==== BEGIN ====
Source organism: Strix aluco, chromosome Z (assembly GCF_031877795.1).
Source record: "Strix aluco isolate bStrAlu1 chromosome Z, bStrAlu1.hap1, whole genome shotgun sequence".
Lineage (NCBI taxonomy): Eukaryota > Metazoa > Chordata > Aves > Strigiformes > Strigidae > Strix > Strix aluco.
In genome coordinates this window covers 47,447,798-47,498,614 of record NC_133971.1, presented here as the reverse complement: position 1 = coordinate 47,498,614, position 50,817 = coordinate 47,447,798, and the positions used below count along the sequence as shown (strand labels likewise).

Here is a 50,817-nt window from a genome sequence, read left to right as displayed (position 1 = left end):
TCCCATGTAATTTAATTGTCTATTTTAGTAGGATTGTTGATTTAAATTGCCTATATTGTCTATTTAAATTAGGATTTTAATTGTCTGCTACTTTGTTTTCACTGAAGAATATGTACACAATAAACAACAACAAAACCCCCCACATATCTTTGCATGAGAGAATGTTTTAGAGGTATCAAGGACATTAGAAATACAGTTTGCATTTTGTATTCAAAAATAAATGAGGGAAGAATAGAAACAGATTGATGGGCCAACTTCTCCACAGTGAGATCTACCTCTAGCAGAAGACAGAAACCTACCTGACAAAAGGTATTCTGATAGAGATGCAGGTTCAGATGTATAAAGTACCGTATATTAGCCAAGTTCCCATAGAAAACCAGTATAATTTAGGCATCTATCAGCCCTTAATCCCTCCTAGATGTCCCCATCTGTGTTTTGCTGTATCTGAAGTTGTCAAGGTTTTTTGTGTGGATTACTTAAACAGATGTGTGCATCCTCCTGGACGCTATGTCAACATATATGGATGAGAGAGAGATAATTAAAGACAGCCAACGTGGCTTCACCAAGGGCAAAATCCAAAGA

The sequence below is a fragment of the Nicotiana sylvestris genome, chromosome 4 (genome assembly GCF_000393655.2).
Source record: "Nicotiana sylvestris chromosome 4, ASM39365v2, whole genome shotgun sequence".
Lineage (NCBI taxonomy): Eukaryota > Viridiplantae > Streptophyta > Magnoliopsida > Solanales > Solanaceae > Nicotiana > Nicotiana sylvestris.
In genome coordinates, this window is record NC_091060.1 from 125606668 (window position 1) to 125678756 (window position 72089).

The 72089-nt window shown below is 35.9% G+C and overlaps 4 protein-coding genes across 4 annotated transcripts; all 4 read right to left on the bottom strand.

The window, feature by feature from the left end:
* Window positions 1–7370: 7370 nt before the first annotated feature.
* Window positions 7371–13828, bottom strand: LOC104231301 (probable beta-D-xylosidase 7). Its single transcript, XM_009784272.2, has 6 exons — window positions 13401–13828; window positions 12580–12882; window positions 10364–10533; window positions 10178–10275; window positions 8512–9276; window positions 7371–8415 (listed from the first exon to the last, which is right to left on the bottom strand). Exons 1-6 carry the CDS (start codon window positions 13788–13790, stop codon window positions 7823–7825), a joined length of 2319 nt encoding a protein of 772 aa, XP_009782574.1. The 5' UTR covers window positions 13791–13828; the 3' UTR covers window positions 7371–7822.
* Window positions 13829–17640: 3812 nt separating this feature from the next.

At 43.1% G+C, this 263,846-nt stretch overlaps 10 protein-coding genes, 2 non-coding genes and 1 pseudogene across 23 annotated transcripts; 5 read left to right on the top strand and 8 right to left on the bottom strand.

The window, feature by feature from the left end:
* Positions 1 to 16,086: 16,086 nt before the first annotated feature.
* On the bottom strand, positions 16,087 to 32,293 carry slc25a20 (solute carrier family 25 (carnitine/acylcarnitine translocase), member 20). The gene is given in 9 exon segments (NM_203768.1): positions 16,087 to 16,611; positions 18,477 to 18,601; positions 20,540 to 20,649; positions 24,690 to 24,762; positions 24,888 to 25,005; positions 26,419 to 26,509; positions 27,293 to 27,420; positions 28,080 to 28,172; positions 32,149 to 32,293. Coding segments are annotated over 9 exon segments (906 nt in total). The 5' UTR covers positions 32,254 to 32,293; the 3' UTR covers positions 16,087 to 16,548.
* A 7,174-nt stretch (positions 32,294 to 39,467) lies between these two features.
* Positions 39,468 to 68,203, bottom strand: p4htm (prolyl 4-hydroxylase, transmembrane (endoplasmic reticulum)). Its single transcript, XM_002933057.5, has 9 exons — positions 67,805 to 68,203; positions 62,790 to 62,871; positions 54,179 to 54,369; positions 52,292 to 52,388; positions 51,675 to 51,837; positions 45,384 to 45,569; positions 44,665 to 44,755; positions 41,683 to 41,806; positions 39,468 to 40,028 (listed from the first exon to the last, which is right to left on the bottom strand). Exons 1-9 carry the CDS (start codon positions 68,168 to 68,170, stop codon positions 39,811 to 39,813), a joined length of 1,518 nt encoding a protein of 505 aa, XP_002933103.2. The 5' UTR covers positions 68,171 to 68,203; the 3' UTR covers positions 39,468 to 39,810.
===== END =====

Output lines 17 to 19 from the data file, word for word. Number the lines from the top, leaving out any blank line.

The window, feature by feature from the left end:
* Positions 1 to 16,086: 16,086 nt before the first annotated feature.
* On the bottom strand, positions 16,087 to 32,293 carry slc25a20 (solute carrier family 25 (carnitine/acylcarnitine translocase), member 20). The gene is given in 9 exon segments (NM_203768.1): positions 16,087 to 16,611; positions 18,477 to 18,601; positions 20,540 to 20,649; positions 24,690 to 24,762; positions 24,888 to 25,005; positions 26,419 to 26,509; positions 27,293 to 27,420; positions 28,080 to 28,172; positions 32,149 to 32,293. Coding segments are annotated over 9 exon segments (906 nt in total). The 5' UTR covers positions 32,254 to 32,293; the 3' UTR covers positions 16,087 to 16,548.